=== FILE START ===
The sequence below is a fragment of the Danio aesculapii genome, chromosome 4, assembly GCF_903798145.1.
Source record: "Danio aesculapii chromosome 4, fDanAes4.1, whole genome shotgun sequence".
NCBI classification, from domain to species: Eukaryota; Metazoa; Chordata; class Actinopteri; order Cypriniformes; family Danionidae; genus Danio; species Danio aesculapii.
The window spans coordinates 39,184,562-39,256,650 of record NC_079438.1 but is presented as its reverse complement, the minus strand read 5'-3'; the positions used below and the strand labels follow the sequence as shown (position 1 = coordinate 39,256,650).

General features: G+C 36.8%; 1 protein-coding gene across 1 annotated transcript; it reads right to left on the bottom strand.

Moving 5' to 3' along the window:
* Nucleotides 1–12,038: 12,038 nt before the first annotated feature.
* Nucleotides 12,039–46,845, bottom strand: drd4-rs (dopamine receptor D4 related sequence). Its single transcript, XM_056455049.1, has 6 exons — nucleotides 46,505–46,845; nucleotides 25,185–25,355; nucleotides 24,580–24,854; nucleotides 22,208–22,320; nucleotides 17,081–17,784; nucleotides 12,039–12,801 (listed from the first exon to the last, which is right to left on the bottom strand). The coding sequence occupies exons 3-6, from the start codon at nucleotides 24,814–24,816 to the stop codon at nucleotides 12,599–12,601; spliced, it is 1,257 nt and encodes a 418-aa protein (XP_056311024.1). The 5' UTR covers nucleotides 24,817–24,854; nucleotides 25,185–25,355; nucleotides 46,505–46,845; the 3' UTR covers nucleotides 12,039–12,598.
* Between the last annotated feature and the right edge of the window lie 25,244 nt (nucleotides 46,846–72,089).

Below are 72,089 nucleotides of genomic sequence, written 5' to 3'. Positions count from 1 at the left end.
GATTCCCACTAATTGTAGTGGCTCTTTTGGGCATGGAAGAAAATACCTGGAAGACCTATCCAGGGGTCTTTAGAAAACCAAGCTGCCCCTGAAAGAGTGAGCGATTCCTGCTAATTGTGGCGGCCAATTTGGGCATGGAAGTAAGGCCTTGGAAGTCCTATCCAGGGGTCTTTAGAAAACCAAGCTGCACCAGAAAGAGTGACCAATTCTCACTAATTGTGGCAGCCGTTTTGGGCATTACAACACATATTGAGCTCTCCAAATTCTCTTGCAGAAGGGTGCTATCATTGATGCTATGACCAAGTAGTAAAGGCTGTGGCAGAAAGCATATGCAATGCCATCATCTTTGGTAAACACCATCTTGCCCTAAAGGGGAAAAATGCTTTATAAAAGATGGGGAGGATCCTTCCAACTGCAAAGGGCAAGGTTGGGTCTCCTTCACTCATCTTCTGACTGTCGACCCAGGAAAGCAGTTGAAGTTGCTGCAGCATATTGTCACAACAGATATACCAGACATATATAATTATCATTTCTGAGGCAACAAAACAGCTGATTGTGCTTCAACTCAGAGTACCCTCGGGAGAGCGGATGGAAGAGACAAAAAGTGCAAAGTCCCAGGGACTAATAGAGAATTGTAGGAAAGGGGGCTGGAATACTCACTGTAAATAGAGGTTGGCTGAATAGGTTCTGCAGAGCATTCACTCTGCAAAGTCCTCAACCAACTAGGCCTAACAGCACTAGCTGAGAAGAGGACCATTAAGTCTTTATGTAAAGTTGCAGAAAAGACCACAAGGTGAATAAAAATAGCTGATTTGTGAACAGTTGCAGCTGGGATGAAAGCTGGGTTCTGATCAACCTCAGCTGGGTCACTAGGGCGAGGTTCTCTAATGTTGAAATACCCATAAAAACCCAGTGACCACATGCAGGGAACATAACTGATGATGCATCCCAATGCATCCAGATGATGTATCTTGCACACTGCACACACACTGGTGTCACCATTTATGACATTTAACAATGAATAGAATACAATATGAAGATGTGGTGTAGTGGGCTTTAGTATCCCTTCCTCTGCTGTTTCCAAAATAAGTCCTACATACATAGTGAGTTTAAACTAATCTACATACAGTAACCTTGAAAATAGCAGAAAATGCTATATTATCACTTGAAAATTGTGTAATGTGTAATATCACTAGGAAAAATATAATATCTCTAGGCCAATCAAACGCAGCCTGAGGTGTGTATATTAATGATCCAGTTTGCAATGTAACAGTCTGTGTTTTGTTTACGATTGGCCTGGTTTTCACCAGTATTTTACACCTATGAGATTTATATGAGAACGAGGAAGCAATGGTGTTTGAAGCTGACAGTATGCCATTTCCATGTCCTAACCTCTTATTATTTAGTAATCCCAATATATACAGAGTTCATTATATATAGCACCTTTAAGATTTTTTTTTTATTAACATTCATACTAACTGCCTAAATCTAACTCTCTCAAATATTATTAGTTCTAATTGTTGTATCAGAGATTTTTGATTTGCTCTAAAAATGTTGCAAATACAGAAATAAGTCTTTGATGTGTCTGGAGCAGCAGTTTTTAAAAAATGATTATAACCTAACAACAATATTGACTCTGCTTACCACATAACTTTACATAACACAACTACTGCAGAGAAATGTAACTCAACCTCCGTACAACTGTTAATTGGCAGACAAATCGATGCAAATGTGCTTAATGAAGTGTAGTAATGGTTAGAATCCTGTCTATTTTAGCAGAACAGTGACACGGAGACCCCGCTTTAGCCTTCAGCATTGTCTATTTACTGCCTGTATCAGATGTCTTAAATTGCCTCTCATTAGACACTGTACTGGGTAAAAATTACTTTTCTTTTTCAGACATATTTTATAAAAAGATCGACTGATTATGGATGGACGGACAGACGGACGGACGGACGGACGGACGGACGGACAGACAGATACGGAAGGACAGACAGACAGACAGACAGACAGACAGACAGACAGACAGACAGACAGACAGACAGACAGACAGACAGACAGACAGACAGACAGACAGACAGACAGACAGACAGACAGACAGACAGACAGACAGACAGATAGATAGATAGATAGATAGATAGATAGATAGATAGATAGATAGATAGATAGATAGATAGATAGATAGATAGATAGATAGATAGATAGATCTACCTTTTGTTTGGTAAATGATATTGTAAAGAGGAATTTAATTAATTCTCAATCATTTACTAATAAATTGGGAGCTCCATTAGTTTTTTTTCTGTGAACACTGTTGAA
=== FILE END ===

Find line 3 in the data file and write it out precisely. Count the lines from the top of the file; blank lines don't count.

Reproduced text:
NCBI classification, from domain to species: Eukaryota; Metazoa; Chordata; class Actinopteri; order Cypriniformes; family Danionidae; genus Danio; species Danio aesculapii.